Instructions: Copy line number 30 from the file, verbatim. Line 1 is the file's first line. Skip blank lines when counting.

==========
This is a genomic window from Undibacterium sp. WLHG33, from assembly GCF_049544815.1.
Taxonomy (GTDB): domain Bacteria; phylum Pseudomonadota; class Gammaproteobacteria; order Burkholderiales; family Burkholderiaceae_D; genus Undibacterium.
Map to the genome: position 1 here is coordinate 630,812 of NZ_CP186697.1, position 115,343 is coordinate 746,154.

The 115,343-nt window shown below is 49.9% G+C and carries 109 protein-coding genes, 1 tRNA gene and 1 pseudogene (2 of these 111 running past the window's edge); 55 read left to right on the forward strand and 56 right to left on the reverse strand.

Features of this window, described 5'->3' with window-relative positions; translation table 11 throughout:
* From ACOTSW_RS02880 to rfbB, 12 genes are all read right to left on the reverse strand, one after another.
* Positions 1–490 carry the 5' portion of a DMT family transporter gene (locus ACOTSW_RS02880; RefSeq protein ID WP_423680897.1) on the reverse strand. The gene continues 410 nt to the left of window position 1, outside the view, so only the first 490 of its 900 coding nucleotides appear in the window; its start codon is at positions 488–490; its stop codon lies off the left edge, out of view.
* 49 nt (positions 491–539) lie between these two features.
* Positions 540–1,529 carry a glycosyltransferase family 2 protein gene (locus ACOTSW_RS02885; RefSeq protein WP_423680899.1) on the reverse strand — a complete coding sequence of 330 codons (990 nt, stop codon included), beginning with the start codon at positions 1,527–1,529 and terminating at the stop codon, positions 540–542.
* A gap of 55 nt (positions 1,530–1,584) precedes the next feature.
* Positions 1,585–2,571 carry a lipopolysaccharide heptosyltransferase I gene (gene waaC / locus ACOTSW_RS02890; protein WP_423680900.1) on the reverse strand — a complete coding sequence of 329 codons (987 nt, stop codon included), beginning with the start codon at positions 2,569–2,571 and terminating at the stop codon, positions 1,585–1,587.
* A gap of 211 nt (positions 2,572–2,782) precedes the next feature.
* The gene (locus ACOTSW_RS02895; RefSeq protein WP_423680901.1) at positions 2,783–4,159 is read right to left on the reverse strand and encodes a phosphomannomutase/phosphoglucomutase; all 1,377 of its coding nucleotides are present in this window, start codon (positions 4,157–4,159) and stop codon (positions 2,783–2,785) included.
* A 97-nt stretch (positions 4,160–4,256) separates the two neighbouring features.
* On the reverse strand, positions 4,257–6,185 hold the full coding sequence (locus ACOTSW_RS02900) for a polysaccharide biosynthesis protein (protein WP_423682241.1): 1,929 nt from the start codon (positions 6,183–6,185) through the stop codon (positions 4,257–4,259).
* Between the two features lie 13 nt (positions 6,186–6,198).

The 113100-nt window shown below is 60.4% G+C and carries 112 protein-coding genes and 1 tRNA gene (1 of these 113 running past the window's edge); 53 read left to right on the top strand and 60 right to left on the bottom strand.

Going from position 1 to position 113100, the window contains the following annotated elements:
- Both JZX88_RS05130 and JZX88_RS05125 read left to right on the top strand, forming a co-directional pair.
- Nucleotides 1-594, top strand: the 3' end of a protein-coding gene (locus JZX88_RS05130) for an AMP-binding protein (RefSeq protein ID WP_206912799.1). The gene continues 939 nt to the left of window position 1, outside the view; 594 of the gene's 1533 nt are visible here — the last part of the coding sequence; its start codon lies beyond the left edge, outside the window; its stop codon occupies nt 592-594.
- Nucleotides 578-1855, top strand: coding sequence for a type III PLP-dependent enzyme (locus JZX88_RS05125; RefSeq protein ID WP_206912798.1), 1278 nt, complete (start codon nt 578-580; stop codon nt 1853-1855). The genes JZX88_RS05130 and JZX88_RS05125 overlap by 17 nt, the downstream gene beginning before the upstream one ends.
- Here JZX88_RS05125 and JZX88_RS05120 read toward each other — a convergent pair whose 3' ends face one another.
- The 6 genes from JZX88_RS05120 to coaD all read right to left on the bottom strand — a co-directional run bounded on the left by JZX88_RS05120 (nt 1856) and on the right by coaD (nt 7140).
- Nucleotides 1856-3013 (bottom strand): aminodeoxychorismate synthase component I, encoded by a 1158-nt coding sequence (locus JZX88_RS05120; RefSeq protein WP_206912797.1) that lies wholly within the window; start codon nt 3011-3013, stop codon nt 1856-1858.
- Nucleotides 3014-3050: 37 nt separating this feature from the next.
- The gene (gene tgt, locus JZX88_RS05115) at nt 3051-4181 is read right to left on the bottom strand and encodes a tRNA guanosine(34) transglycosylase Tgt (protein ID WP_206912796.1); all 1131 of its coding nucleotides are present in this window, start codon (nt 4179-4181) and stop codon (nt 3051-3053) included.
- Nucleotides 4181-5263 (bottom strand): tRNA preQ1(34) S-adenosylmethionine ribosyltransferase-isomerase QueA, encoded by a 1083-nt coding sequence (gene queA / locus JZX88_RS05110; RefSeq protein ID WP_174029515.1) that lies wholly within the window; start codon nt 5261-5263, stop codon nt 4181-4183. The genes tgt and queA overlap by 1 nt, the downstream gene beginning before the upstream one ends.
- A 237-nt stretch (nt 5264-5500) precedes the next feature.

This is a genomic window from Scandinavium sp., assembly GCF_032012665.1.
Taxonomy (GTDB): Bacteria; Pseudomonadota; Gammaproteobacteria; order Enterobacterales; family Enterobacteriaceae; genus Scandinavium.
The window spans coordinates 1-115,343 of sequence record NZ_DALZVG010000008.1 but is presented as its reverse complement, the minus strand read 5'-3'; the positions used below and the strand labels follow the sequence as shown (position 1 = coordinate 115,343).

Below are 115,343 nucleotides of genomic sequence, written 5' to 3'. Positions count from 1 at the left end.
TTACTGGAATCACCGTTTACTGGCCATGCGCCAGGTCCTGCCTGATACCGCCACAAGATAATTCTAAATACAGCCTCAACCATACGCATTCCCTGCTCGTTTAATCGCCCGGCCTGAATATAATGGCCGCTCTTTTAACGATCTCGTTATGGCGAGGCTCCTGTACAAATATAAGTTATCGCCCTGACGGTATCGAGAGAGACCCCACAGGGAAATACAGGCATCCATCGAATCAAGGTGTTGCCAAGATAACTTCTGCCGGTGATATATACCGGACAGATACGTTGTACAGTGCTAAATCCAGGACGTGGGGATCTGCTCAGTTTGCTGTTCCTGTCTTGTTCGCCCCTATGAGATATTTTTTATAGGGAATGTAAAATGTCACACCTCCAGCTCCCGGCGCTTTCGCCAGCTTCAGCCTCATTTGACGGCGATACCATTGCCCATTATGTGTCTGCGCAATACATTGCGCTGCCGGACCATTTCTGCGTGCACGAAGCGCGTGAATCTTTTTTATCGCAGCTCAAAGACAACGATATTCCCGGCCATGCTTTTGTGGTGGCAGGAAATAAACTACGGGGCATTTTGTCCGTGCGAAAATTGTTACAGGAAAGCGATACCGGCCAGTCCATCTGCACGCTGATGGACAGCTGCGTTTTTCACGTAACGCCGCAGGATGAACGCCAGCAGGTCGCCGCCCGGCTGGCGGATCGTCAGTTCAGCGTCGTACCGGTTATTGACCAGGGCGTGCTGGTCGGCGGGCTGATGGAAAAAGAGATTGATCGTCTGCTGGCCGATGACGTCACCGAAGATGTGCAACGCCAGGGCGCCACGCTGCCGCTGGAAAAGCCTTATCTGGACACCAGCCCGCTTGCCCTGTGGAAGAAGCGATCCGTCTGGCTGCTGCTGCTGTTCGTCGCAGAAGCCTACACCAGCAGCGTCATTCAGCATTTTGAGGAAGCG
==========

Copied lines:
Taxonomy (GTDB): Bacteria; Pseudomonadota; Gammaproteobacteria; order Enterobacterales; family Enterobacteriaceae; genus Scandinavium.